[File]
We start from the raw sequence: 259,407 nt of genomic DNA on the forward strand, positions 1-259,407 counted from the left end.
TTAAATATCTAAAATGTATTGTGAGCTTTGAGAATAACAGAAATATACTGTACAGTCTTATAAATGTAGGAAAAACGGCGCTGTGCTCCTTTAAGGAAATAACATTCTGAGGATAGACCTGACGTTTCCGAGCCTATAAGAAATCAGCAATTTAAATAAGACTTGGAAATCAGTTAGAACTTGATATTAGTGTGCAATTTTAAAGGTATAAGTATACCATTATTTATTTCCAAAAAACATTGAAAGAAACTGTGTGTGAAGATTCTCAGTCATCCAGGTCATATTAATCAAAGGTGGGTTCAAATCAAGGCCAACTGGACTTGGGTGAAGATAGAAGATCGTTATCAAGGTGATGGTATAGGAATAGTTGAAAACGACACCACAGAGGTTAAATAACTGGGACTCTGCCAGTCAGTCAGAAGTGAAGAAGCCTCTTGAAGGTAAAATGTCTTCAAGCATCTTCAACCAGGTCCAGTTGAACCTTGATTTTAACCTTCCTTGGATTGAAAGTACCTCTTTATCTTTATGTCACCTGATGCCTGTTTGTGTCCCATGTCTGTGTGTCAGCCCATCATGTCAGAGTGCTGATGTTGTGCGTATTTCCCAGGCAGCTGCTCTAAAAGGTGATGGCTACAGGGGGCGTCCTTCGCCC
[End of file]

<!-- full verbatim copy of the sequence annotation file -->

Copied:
We start from the raw sequence: 259,407 nt of genomic DNA on the forward strand, positions 1-259,407 counted from the left end.
TTAAATATCTAAAATGTATTGTGAGCTTTGAGAATAACAGAAATATACTGTACAGTCTTATAAATGTAGGAAAAACGGCGCTGTGCTCCTTTAAGGAAATAACATTCTGAGGATAGACCTGACGTTTCCGAGCCTATAAGAAATCAGCAATTTAAATAAGACTTGGAAATCAGTTAGAACTTGATATTAGTGTGCAATTTTAAAGGTATAAGTATACCATTATTTATTTCCAAAAAACATTGAAAGAAACTGTGTGTGAAGATTCTCAGTCATCCAGGTCATATTAATCAAAGGTGGGTTCAAATCAAGGCCAACTGGACTTGGGTGAAGATAGAAGATCGTTATCAAGGTGATGGTATAGGAATAGTTGAAAACGACACCACAGAGGTTAAATAACTGGGACTCTGCCAGTCAGTCAGAAGTGAAGAAGCCTCTTGAAGGTAAAATGTCTTCAAGCATCTTCAACCAGGTCCAGTTGAACCTTGATTTTAACCTTCCTTGGATTGAAAGTACCTCTTTATCTTTATGTCACCTGATGCCTGTTTGTGTCCCATGTCTGTGTGTCAGCCCATCATGTCAGAGTGCTGATGTTGTGCGTATTTCCCAGGCAGCTGCTCTAAAAGGTGATGGCTACAGGGGGCGTCCTTCGCCC